By Ken Reed
There is a growing concern in the soccer community and elsewhere that today’s artificial turf fields aren’t safe and may cause certain types of cancers. The concern stems from the ubiquitous little rubber crumbs –chunks of old tires — that bounce up from the turf and lodge in open cuts and often land in open mouths and are swallowed.
The tiny black pellets have been known to contain carcinogens and a variety of chemicals. Some people believe the black pellets might be causing athletes, even very young athletes, to get sick with various cancers. Goalies may be particularly susceptible because they are constantly diving on the artificial turf and get more pellets in scrapes and cuts as well as in their mouths.
Soccer coach Amy Griffin, an assistant for the University of Washington women’s team, became suspicious of the little black crumbs and the possible link with cancer when a couple of her goalies were stricken with cancer. She proceeded to do some quick and dirty research. She put together a list of 38 American soccer players — 34 of them goalies — who have been diagnosed with cancer. That raised her suspicions and she then pressed further to see if she could find more health-related information on the artificial turf crumbs.
She discovered there isn’t any research that has directly linked artificial turf to cancer. However, some consumer and environmental advocates say the pellets haven’t been fully tested for safety. The Environmental Protection Agency (EPA) and the Consumer Product Safety Commission performed studies over five years ago. They originally deemed the materials safe but more recently called their studies “limited.” The EPA said “more testing needs to be done.”
The industry’s Synthetic Turf Council, says evidence collected so far proves artificial turf is safe. Others aren’t so sure.
“There’s a host of concerns that are being raised,” said Jeff Ruch, executive director of PEER, an environmental watchdog group. PEER has lodged complaints against both agencies. “None have risen to the level of regulatory interest.”
Dr. Joel Forman, an associate professor of pediatrics and preventive medicine at Mt. Sinai Hospital in New York, has looked at the rubber crumb related studies.
“None of [the studies] are long term, they rarely involve very young children and they only look for concentrations of chemicals and compare it to some sort of standard for what’s considered acceptable,” said Dr. Forman. “That doesn’t really take into account subclinical effects, long-term effects, the developing brain and developing kids.”
— Ken Reed, Sports Policy Director, League of Fans
Sports Forum Podcast
Episode #10 – League of Fans’ Sports Forum podcast: An Issues Discussion With Paul Dolan – Dolan is the Cleveland Indians Owner and CEO. He discusses the use of Native American names and logos by sports teams and the decisions to drop the Chief Wahoo logo and the upcoming change to the team name. Other baseball topics include health and safety, possible MLB rule changes and youth participation in the sport.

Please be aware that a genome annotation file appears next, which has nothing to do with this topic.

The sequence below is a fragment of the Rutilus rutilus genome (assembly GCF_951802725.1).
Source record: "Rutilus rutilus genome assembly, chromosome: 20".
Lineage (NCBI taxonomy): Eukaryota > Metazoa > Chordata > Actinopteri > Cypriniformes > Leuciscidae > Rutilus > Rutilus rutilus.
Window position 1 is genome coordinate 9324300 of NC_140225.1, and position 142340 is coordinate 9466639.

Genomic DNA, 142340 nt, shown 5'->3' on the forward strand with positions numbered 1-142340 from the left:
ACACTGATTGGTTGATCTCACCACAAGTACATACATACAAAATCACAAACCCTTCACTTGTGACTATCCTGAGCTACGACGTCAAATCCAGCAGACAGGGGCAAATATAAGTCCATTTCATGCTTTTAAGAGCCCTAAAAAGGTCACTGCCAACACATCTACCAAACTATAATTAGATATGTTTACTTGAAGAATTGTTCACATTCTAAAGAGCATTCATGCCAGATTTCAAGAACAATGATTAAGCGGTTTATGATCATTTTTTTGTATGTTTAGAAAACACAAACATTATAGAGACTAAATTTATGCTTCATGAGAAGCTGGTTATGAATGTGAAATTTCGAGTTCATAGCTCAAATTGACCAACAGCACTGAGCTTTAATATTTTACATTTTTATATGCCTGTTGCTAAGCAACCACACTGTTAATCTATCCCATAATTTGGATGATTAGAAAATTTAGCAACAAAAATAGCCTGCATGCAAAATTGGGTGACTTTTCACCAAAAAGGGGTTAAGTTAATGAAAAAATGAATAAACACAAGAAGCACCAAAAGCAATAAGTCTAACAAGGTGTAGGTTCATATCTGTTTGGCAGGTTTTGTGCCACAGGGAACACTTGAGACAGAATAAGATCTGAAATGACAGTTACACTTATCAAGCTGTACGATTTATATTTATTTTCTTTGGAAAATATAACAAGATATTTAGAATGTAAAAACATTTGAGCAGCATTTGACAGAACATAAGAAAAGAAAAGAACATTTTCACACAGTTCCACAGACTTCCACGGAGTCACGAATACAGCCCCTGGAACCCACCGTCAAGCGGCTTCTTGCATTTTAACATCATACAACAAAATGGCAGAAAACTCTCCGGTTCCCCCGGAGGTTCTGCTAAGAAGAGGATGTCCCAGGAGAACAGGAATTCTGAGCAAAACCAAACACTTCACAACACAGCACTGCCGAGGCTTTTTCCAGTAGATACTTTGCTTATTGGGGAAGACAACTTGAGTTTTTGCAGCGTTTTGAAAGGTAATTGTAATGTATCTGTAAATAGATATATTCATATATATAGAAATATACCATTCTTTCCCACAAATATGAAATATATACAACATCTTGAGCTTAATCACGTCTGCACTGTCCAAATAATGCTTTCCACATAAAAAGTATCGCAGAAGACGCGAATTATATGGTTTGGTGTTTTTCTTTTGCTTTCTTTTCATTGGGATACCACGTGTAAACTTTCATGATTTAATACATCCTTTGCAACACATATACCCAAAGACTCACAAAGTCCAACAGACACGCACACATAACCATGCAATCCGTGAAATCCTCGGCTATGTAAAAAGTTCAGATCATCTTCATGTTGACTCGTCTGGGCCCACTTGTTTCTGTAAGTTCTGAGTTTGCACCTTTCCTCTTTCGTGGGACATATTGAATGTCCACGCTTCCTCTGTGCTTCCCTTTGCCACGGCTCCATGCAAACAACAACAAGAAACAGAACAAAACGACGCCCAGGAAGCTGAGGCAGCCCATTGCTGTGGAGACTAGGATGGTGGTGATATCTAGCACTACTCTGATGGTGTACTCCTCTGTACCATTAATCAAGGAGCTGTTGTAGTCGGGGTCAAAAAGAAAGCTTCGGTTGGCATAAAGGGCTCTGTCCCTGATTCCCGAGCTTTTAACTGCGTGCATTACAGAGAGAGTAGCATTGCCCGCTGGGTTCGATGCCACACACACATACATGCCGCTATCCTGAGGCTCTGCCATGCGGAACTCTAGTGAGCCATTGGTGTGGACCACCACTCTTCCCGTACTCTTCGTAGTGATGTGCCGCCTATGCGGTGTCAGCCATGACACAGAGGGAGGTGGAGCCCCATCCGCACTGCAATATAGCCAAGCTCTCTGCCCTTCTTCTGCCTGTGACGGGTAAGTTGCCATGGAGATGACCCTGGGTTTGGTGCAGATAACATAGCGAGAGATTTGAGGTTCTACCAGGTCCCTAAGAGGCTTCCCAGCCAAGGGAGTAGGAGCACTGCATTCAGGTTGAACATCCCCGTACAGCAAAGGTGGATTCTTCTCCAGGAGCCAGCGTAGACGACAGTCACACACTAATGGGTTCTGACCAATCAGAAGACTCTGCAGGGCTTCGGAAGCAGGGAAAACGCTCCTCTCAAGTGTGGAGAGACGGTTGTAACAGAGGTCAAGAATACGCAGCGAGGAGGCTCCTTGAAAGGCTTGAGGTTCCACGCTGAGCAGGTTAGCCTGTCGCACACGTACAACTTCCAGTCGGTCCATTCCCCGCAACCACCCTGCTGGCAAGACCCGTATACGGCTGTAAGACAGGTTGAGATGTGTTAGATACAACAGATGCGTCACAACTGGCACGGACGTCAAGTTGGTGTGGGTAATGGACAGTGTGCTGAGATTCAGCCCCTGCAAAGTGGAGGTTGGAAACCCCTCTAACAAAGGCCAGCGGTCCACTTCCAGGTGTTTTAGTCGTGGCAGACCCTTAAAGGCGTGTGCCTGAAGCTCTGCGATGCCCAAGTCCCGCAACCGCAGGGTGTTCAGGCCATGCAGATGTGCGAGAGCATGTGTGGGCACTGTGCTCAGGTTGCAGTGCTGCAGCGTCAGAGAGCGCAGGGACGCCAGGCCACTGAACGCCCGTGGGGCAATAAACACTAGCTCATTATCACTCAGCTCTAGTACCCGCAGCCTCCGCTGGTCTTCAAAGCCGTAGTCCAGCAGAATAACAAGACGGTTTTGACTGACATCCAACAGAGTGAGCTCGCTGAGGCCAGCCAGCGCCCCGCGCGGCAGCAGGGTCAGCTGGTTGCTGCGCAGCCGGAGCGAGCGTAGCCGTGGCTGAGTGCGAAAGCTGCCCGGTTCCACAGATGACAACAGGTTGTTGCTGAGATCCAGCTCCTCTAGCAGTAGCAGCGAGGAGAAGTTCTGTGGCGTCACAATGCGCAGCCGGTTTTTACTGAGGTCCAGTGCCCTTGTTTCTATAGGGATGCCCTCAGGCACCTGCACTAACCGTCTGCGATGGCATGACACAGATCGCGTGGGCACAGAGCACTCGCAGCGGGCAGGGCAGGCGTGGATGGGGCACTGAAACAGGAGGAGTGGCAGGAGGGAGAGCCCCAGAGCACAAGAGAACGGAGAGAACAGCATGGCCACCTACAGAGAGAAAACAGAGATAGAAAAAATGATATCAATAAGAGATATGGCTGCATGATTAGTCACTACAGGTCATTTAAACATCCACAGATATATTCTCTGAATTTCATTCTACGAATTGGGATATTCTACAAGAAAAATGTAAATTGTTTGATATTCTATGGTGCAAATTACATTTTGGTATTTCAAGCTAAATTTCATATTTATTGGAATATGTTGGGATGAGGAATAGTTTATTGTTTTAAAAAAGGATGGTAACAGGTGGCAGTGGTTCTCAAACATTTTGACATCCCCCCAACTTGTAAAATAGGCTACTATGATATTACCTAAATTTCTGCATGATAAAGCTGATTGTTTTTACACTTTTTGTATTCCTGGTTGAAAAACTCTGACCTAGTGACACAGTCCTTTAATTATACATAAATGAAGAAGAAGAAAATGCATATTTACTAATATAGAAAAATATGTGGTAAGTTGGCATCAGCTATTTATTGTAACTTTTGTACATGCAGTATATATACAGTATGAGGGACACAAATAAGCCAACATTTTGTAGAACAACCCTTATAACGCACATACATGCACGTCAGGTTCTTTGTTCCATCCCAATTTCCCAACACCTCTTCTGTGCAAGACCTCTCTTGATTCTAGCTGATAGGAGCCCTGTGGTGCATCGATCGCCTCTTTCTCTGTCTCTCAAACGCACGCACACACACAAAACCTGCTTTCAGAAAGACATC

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Episode #9 – League of Fans’ Sports Forum podcast: Talking Sports Issues With Ralph Nader – Nader is a consumer advocate and was named one of the “100 Most Influential Americans of the 20th Century” by Time magazine. He is the founder of League of Fans.
Episode #8 – League of Fans’ Sports Forum podcast: How Can We Save College Sports From Overcommercialization and Professionalization? – The guest is Dr. David Ridpath, a sports business professor and past president of the Drake Group
Episode #7 – League of Fans’ Sports Forum podcast: Brain Trauma and CTE Risk in Sports With Dr. Ann McKee – Dr. McKee works in the field of neuropathology and has demonstrated that “mild” repetitive head trauma can provoke chronic traumatic encephalopathy (CTE), a devastating neurodegenerative disease.
Episode #6 – League of Fans’ Sports Forum podcast: The Need for Quality Physical Education in Our Schools is Greater Than Ever – The guest is Clayton Ellis, one of our nation’s leading advocates for getting our young people to be more physically active.
Episode #5 – League of Fans’ Sports Forum podcast: Youth Sports with Positive Coaching Alliance Founder Jim Thompson – Thompson started Positive Coaching Alliance (PCA) in 1998 to help create a movement to transform the culture of youth sports from “win-at-all-costs” to a positive, character-building experience.
Media"How We Can Save Sports" author Ken Reed appears on Fox & Friends to explain how there's "too much adult in youth sports."
Ken Reed appears on Mornings with Gail from KFKA Radio in Colorado to discuss bad parenting in youth athletics.
“Should College Athletes Be Paid?” Ken Reed on The Morning Show from Wisconsin Public Radio
Ken Reed appears on KGNU Community Radio in Colorado (at 02:30) to discuss equality in sports and Title IX.
Ken Reed appears on the Ralph Nader Radio Hour (at 38:35) to discuss his book The Sports Reformers: Working to Make the World of Sports a Better Place, and to talk about some current sports issues.
Sports & Torts – Ken Reed, Sports Policy Director, League of Fans – at the American Museum of Tort Law
League of Fans is a sports reform project founded by Ralph Nader to fight for the higher principles of justice, fair play, equal opportunity and civil rights in sports; and to encourage safety and civic responsibility in sports industry and culture.
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